“Once again, WADA is grateful to Richard McLaren and his team for this long and arduous effort that reconfirms institutionalised manipulation and cover up of the doping control process in Russia,” Sir Craig said.
“The report and its evidence published today shows the scope of subversion; and, focuses on the number of athletes that benefited over a prolonged period of time.
“It is alarming to read that 1,000 Russian athletes - competing in summer, winter and Paralympic sport - can be identified as being involved in, or benefiting from, manipulations to conceal positive doping tests.”
Several International Federations, including both summer and winter, have issued statements reacting to the revelations in the second part of the report.
The International Bobsleigh and Skeleton Federation (IBSF), who have come under increasing pressure to move their 2017 World Championships from Sochi since the initial findings were made public in July, particularly from athletes who have threatened a boycott, said their Executive Committee would give the matter its “highest priority and urgency”.
“The IBSF deplores any action that attacks the values of sport and of clean athletes," their statement read.
"At today's meeting its Executive Committee decided to act promptly and decisively following the publication of the final McLaren Report.”
The International University Sports Federation (FISU) admitted they were “deeply concerned” following claims from McLaren that the 2013 Universiade in Kazan was used as a testing ground for the state-sponsored system in Russia.
“FISU is deeply concerned to note references to athletes who competed at the 2013 Universiade and by Professor Mclaren’s conclusion that sample swapping was trialled at Kazan 2013,” their statement read.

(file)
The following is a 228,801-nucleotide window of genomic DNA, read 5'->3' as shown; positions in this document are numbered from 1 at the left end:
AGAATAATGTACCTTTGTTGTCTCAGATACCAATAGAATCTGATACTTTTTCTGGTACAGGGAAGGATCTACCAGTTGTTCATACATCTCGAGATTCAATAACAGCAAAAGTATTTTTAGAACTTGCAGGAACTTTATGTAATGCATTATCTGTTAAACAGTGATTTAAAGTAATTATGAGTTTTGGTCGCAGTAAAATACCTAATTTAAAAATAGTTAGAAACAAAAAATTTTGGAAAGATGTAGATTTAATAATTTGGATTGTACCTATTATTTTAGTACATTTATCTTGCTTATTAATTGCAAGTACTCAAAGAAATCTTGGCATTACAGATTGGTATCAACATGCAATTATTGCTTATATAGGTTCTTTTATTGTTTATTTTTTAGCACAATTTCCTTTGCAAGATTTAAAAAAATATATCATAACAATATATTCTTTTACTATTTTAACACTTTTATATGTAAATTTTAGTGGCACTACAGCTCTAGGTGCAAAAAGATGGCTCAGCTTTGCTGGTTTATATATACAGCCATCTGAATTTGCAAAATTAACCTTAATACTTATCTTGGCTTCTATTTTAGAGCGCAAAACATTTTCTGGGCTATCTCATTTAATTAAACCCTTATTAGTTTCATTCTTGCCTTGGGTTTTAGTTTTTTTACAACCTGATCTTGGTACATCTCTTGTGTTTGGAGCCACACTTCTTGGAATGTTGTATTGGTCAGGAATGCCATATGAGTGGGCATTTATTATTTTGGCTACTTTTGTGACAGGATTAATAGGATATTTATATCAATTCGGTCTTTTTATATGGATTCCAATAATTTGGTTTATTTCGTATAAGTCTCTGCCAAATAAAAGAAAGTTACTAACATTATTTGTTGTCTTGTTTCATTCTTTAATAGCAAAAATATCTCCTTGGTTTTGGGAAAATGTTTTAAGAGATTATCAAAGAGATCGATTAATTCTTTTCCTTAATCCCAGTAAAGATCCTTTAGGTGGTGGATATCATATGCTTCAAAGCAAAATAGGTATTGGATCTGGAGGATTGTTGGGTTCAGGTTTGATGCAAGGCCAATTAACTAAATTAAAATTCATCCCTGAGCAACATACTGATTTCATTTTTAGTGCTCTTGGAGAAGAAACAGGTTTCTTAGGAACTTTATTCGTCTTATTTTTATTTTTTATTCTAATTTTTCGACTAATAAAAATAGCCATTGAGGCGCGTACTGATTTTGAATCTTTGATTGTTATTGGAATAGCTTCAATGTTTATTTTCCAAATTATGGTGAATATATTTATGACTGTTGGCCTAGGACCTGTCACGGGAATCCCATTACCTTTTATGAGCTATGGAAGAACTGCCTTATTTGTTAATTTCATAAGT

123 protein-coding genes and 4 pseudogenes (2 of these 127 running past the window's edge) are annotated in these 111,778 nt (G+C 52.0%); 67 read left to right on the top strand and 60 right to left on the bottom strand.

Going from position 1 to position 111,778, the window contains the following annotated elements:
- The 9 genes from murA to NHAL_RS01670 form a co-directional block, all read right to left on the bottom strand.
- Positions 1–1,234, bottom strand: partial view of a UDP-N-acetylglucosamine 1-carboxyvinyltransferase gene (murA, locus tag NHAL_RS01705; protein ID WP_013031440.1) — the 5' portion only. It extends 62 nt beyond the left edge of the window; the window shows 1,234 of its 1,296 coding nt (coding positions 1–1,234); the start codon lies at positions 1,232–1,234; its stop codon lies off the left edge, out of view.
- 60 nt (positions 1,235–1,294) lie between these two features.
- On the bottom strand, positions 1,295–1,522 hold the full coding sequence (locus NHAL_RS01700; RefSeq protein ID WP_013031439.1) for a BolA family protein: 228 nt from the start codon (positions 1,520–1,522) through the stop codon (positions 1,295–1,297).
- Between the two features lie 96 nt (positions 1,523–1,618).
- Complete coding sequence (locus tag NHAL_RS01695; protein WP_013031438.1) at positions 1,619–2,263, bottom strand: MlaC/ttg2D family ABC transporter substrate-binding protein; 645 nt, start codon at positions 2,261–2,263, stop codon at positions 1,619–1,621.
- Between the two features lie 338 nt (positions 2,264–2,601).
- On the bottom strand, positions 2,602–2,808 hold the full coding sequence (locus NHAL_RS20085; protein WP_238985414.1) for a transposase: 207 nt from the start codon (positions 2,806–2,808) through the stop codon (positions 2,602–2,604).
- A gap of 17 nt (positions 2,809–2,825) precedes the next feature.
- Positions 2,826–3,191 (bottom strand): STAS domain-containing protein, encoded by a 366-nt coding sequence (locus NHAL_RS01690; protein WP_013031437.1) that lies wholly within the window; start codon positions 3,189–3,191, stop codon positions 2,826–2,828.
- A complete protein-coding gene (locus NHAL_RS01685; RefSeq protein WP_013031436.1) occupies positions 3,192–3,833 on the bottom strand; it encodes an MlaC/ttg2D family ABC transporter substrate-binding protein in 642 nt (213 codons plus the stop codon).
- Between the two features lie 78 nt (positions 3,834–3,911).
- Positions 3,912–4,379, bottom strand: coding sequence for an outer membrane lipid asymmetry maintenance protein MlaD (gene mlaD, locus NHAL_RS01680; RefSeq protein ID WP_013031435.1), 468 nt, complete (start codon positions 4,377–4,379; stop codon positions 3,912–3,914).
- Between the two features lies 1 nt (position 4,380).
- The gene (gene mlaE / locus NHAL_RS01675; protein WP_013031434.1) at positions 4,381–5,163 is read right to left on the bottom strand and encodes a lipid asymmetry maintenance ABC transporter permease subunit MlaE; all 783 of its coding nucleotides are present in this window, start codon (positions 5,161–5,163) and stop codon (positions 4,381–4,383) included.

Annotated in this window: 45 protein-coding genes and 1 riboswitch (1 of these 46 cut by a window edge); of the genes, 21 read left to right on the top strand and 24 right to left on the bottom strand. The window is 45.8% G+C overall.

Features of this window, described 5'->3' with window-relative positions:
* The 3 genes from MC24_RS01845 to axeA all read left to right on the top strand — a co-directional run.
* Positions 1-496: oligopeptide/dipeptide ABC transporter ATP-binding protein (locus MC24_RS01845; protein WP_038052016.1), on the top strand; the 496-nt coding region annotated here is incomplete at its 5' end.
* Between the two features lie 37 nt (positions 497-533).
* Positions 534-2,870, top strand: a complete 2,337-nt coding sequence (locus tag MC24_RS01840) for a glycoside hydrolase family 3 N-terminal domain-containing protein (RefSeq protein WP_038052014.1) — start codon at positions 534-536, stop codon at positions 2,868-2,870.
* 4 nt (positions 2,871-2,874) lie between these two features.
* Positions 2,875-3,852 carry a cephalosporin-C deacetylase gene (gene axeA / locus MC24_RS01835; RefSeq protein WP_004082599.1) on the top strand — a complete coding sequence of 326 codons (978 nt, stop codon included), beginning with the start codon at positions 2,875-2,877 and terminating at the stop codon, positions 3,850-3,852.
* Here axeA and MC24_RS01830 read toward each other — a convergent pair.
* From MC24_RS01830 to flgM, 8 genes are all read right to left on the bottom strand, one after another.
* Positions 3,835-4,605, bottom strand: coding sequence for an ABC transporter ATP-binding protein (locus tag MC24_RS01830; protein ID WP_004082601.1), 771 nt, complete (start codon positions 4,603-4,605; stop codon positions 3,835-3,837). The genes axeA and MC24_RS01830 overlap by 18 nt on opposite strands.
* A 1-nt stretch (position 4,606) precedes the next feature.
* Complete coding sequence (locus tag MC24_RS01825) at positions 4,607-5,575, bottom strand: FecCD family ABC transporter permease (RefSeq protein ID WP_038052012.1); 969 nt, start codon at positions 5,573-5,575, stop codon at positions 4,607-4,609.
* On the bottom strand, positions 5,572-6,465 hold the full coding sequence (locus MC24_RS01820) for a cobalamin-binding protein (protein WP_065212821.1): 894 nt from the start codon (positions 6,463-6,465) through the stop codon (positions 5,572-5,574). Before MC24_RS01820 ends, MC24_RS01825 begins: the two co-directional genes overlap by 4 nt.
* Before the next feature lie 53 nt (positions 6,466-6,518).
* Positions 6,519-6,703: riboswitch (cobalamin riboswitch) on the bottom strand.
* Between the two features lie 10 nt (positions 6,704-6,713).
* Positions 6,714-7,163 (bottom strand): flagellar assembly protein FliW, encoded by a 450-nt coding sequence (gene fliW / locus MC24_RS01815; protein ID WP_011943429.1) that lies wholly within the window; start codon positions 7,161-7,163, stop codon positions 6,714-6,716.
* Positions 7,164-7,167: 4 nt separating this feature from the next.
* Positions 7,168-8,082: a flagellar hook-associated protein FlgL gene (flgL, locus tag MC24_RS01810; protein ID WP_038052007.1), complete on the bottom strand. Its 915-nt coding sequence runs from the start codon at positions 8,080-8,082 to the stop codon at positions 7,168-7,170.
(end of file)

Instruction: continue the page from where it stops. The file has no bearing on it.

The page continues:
“The information presented by Professor McLaren deserves the most careful of consideration.
“FISU will continue working with International Sports Federations and anti-doping stakeholders, including WADA, to analyse Professor McLaren’s findings and determine an appropriate course of action."
The International Association of Athletics Federations (IAAF), who banned all but one Russian athlete from Rio 2016, said they “agreed” with McLaren that the doping manipulation had to stop.
They added that they would “follow up on the rest as soon as the evidence from the Independent Person's investigation is made available to us via WADA”.
McLaren’s findings were described as “unprecedented and astonishing” by the International Paralympic Committee (IPC) – who imposed a ban on all Russians from the Rio 2016 Paralympics following the first report.
“They strike right at the heart of the integrity and ethics of sport,” the body added.
United States Anti-Doping Agency (USADA) chief executive Travis Tygart went a step further, calling for the Russian Olympic Committee (ROC) to be suspended despite McLaren conceding he had found no evidence of a link between the governing body and the state-sponsored programme.
"It's another staggering example of how the Olympic Movement has been corrupted and and clean athletes robbed by Russia's state-supported doping system," he said in a statement.
"The IOC has to act - and clean athletes won't be satisfied until WADA is empowered to be a truly independent global regulator and the Russian Olympic Committee is suspended until deemed Code compliant.
"No international sporting events should be held in Russia until its anti-doping programme is fully Code compliant and all the individuals who participated in the corruption are held accountable."